A pyramid scheme is a non-sustainable business model that involves the exchange of money primarily for enrolling other people into the scheme without any product or service being delivered. Committee of Advertising Practice (CAP) understands that, in the UK, pyramid schemes are illegal.
On 24 June 2008, CAP introduced a new Code clause to reflect the Consumer Protection from Unfair Trading Regulations 2008 (CRPs). Advertising rules state “No marketing communication may promote a pyramid promotional scheme. Pyramid promotional schemes are those in which consumers pay for the opportunity to receive payments derived primarily from the introduction of other consumers into the scheme, not from the sale or consumption of products”.
The Advertising Standards Authority (ASA) has since investigated a number of ads under this rule, namely purported home working schemes including envelope filling (P Bartley, 24 March 2010) and posting links online (Aden Lowell, 27 May 2009). In both these cases the ASA noted that consumers were paying a fee for the opportunity to receive compensation that was derived primarily from the introduction of other consumers into the scheme and so upheld the complaints. In autumn 2008, the ASA investigated a complaint about an ad that claimed “HOME WORKERS URGENTLY REQUIRED. No Experience Necessary … Direct marketing company requires self motivated home workers to do envelope work”. In fact, respondents were told to place ads in shop windows or newspapers stating, for example, “Marketing company requires workers to earn extra cash doing home-based work” and asking consumers to send a stamped addressed envelope to the recipient’s address for free details. They were required to forward any replies they received to the advertiser. The ASA considered that, because consumers were being paid primarily for introducing other consumers to it, the scheme was a pyramid scheme and therefore should not be advertised. (Direct Marketing UK Ltd, 17 September 2008).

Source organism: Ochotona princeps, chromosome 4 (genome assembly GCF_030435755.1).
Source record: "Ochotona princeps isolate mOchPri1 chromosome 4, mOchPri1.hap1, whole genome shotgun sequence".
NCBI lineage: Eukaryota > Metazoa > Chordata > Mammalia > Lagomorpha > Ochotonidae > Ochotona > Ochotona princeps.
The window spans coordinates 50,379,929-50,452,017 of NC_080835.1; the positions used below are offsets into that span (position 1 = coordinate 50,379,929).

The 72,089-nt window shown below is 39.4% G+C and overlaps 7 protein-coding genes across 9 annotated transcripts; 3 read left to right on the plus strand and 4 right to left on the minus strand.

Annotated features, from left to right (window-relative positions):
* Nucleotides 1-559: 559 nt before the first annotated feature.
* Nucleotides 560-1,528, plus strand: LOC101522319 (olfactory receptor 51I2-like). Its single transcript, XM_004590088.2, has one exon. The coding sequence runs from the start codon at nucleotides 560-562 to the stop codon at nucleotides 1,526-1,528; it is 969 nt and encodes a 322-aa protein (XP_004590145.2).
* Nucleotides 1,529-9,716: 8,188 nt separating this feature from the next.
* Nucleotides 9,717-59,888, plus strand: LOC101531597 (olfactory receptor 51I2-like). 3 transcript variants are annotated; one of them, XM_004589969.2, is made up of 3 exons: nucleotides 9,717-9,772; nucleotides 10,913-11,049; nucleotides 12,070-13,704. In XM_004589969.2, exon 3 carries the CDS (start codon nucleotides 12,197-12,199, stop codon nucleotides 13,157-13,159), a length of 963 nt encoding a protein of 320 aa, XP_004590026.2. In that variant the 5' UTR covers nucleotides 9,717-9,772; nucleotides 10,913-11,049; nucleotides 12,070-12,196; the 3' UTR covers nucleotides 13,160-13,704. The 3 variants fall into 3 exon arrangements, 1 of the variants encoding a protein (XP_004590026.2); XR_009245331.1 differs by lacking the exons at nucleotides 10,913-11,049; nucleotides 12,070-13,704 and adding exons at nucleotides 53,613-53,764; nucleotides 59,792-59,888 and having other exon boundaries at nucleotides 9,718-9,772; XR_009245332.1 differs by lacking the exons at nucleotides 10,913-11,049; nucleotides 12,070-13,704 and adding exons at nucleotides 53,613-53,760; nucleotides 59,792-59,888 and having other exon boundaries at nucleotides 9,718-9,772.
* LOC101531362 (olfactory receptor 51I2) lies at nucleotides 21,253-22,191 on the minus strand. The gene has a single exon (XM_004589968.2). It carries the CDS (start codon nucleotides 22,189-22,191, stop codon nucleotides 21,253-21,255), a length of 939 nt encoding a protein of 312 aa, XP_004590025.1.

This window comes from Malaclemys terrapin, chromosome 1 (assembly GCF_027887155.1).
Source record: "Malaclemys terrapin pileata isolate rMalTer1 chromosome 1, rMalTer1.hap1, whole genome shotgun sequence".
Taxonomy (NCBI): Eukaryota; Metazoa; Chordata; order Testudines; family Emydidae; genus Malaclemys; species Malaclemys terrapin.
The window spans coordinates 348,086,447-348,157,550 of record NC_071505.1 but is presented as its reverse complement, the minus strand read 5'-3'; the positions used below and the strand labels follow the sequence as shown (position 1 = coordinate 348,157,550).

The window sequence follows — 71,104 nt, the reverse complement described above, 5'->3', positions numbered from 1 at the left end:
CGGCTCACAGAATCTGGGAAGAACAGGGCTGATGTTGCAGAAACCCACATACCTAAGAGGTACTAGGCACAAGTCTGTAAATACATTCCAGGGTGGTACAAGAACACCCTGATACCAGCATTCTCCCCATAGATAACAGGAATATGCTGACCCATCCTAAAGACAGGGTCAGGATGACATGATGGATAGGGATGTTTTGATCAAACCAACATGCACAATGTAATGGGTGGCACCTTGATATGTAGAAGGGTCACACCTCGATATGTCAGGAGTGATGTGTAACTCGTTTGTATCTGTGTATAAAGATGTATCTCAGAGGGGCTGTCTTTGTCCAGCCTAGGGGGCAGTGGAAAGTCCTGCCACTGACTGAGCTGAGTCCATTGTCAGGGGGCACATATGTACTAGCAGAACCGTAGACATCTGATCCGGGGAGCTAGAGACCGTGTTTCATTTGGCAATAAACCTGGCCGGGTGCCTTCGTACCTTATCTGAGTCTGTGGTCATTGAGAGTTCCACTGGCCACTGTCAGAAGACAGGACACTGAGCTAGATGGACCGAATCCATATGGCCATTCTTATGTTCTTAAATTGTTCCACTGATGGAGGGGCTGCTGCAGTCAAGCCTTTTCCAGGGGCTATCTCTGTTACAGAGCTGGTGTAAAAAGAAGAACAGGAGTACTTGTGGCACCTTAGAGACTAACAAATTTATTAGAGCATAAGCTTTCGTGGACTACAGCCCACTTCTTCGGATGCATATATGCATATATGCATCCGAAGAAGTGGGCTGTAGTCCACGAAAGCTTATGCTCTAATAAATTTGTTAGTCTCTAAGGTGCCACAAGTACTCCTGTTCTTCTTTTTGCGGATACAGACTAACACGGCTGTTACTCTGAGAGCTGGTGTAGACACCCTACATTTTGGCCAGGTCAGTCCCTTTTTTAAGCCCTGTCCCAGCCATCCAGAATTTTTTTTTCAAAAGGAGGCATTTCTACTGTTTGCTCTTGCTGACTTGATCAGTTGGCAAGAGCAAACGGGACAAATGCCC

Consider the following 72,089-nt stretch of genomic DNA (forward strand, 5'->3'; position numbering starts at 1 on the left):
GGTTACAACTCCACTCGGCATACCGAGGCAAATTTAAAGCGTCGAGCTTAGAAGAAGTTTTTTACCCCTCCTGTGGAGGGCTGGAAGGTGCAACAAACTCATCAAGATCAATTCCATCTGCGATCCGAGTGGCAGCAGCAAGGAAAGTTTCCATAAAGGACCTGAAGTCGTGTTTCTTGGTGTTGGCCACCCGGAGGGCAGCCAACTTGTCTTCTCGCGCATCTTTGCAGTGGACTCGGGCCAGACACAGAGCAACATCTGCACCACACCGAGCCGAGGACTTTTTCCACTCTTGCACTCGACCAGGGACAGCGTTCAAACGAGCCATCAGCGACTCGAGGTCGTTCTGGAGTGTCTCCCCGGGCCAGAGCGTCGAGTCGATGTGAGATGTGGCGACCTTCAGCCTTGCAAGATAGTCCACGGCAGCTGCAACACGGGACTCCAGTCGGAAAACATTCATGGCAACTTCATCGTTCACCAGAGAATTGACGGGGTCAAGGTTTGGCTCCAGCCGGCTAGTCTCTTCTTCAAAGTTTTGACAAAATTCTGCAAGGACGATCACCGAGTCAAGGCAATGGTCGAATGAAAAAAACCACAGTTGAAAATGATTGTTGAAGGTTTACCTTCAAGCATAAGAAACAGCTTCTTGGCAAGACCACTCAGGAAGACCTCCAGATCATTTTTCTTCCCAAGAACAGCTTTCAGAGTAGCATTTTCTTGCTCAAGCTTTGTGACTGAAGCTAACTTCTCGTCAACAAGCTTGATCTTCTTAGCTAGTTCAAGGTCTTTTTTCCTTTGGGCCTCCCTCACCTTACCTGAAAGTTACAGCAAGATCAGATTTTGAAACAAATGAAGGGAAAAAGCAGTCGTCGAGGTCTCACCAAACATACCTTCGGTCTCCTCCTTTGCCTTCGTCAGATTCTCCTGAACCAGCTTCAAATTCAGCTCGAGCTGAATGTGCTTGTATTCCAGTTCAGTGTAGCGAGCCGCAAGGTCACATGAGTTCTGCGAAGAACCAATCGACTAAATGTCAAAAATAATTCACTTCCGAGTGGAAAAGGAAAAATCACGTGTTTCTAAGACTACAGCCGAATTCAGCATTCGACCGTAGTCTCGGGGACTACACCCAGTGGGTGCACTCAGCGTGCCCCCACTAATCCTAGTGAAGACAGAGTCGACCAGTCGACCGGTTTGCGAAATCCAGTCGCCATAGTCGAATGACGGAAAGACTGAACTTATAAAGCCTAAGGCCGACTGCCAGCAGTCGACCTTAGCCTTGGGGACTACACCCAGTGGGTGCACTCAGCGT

CAP understands that multi-level marketing opportunities are not considered pyramid schemes, as, whilst participants also gain commission from recruiting others, MLMs also offer a legitimate product or services which differentiates them from pyramid schemes. See guidance on Multi-Level Marketing for further information.
Any marketers who are concerned that their scheme could be considered a pyramid scheme by the ASA to contact the Copy Advice team for advice, or their local Trading Standards office.
See also: Social Responsibility
Note: This advice is given by the CAP Executive about non-broadcast advertising. It does not constitute legal advice. It does not bind CAP, CAP advisory panels or the ASA. CAP’s AdviceOnline entries provide guidance on interpreting the UK Code of Non-broadcast Advertising and Direct & Promotional Marketing.
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